The decision to slaughter the 17 million mink from Danish farms as a health precaution sparked such controversy that Mogens Jensen had to resign. But many points remain to be clarified to establish precisely the responsibilities in this case, warns the Danish daily. Politics.
“C’en is over for Jensen; [la Première ministre] Frederiksen is protected for now ”, title the danish newspaper Politics this November 19. On the front page, the portrait of Mette Frederiksen with, for a scarf, a mink decked out in the head of her Minister of Agriculture, Mogens Jensen, who resigned the day before.
He had found himself in recent weeks under increasing pressure after ordering on November 4 Danish mink farmers to slaughter the entire herd, or around 17 million animals in total. The decision was made because Danish authorities feared that a mutation in the coronavirus from mink to humans would compromise the effectiveness of a future vaccine. However, it turned out that not only did the decision lack a legal basis, but that it was also scientifically doubtful.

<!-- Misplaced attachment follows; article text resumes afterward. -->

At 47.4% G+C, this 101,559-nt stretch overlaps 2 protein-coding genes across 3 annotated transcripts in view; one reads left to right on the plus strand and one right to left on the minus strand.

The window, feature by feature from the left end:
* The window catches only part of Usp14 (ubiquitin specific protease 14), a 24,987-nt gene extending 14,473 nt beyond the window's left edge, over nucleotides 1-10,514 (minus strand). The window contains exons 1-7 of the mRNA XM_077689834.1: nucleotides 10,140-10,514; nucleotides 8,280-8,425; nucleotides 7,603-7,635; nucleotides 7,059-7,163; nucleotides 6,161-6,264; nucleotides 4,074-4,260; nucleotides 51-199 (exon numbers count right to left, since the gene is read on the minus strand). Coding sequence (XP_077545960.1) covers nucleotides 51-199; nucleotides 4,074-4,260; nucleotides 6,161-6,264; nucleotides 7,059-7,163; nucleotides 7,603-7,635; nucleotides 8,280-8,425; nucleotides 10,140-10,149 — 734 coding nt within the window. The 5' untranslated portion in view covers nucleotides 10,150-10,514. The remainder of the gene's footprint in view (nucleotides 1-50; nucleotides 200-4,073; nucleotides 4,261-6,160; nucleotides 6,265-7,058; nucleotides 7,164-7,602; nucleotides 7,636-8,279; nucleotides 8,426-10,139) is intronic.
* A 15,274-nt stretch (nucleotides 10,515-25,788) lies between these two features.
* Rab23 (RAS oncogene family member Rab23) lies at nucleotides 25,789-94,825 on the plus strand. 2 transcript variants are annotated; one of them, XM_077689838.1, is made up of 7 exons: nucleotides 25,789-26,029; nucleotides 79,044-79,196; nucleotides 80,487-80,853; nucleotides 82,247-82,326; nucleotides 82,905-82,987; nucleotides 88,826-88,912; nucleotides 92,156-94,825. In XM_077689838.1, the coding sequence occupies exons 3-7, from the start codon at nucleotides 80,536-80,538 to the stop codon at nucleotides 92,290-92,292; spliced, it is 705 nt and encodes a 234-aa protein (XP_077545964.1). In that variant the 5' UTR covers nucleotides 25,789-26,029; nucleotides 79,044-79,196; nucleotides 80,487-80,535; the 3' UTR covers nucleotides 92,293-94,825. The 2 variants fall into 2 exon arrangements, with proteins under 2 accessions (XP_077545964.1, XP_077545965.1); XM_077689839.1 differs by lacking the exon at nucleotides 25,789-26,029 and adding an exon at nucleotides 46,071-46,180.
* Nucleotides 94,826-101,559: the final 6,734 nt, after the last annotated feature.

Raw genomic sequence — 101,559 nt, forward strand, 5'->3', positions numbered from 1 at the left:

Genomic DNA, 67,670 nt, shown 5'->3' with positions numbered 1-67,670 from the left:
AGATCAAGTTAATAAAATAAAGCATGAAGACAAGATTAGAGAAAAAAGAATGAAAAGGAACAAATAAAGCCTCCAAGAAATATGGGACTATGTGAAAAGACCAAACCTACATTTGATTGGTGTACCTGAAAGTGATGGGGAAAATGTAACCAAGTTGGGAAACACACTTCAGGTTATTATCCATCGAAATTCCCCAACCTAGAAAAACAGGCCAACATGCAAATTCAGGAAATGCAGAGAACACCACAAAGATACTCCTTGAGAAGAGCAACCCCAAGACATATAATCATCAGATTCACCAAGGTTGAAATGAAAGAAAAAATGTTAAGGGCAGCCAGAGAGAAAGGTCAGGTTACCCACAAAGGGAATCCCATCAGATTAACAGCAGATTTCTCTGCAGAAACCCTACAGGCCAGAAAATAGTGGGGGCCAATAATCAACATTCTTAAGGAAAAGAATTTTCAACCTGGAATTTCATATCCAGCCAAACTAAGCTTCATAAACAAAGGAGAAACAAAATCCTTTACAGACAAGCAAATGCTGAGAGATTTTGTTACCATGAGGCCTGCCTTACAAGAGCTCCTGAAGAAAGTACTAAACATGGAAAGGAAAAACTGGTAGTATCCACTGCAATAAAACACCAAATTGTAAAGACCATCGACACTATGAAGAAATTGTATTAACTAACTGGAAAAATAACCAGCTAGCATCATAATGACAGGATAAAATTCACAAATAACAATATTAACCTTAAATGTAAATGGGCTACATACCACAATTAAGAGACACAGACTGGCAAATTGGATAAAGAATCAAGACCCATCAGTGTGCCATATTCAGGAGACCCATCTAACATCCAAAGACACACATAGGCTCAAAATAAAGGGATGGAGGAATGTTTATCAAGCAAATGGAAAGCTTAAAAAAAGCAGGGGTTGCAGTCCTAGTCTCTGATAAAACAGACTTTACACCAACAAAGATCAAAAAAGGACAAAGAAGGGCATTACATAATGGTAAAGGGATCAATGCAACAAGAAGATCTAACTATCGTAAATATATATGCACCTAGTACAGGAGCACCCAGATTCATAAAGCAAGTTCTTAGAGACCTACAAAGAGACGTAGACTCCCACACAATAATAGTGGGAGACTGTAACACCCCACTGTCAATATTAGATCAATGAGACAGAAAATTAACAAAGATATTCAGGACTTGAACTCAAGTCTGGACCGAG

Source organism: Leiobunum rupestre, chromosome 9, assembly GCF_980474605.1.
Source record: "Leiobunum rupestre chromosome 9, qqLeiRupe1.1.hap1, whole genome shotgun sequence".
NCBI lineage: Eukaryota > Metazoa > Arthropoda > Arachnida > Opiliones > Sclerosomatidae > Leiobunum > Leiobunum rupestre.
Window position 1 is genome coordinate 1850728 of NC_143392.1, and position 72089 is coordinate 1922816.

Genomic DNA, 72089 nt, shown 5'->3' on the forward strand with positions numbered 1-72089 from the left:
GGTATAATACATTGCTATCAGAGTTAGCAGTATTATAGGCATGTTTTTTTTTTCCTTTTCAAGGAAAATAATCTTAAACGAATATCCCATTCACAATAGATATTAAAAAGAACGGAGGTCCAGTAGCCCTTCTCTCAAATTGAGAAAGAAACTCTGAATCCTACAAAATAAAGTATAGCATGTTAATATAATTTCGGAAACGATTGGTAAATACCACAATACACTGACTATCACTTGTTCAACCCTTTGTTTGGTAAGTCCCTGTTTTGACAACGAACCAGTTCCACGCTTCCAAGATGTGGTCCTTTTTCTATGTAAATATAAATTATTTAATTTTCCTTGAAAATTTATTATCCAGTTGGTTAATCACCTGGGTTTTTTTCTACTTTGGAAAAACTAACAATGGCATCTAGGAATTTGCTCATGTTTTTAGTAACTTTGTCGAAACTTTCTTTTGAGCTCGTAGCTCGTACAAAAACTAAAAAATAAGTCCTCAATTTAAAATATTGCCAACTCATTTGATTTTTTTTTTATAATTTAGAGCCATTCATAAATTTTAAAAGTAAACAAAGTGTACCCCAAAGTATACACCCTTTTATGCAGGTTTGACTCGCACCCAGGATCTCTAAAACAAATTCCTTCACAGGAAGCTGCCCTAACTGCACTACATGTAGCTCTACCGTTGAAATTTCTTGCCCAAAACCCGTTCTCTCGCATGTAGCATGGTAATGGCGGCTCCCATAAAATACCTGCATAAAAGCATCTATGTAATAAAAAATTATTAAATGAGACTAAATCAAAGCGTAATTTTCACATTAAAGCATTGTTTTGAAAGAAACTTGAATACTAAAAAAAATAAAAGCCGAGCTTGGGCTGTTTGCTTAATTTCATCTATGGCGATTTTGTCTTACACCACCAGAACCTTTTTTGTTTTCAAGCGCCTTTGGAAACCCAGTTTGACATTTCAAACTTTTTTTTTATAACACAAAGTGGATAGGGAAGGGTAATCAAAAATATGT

A considerable cost
According to Politics, despite the resignation of Mogens Jensen, the scandal is not over yet. In its editorial of the day, the newspaper notes that an investigation must take place. He stressed, in particular, that six ministers of the Social Democratic government were already aware of the lack of a legal basis in October.
“Has there really been no one to ask such a trivial question as: is this even legal? ?” asks the daily newspaper, adding: “How could the Prime Minister allow an illegal situation to continue, two days after she learned about it? ”
While the format of the survey has yet to be decided, the essential, according to Politics, is to be able in the long term to bring to light the responsibilities of the case, because “The mink scandal has had a considerable cost for the country, both financially and in terms of trust and respect for the rule of law”.
Founded in 1884, Politics is today a center-left newspaper which still gives itself the image of a certain “cultural radicalism”. Its slogan is “The Living Journal”, but it could be “The cleavage journal